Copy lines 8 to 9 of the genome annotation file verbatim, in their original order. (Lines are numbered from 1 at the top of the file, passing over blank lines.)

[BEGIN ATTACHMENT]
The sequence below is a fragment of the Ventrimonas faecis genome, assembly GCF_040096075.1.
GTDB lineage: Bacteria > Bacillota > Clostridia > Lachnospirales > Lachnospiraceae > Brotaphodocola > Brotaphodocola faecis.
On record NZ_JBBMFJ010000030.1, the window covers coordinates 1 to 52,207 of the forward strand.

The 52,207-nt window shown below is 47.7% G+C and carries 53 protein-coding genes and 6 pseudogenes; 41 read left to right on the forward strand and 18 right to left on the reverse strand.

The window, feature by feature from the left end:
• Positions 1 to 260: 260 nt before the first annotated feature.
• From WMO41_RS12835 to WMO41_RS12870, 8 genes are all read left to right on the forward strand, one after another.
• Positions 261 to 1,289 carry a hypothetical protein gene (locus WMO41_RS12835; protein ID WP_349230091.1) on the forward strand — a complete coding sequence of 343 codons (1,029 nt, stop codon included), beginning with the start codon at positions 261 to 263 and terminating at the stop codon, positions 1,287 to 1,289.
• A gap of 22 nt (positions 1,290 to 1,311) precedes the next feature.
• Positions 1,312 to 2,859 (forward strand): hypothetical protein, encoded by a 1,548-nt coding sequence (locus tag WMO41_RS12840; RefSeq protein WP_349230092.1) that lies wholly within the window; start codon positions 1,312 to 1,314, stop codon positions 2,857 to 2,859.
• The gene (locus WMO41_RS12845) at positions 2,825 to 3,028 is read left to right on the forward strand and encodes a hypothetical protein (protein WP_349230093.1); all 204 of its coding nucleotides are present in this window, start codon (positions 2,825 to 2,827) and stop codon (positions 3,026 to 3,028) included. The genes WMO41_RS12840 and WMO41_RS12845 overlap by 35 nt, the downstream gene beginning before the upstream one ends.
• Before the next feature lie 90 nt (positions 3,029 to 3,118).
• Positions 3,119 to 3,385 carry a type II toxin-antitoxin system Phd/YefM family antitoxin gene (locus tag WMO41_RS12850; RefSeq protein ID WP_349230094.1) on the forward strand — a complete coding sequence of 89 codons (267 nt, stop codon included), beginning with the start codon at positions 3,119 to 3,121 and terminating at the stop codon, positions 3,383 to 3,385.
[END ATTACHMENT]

• Positions 261 to 1,289 carry a hypothetical protein gene (locus WMO41_RS12835; protein ID WP_349230091.1) on the forward strand — a complete coding sequence of 343 codons (1,029 nt, stop codon included), beginning with the start codon at positions 261 to 263 and terminating at the stop codon, positions 1,287 to 1,289.
• A gap of 22 nt (positions 1,290 to 1,311) precedes the next feature.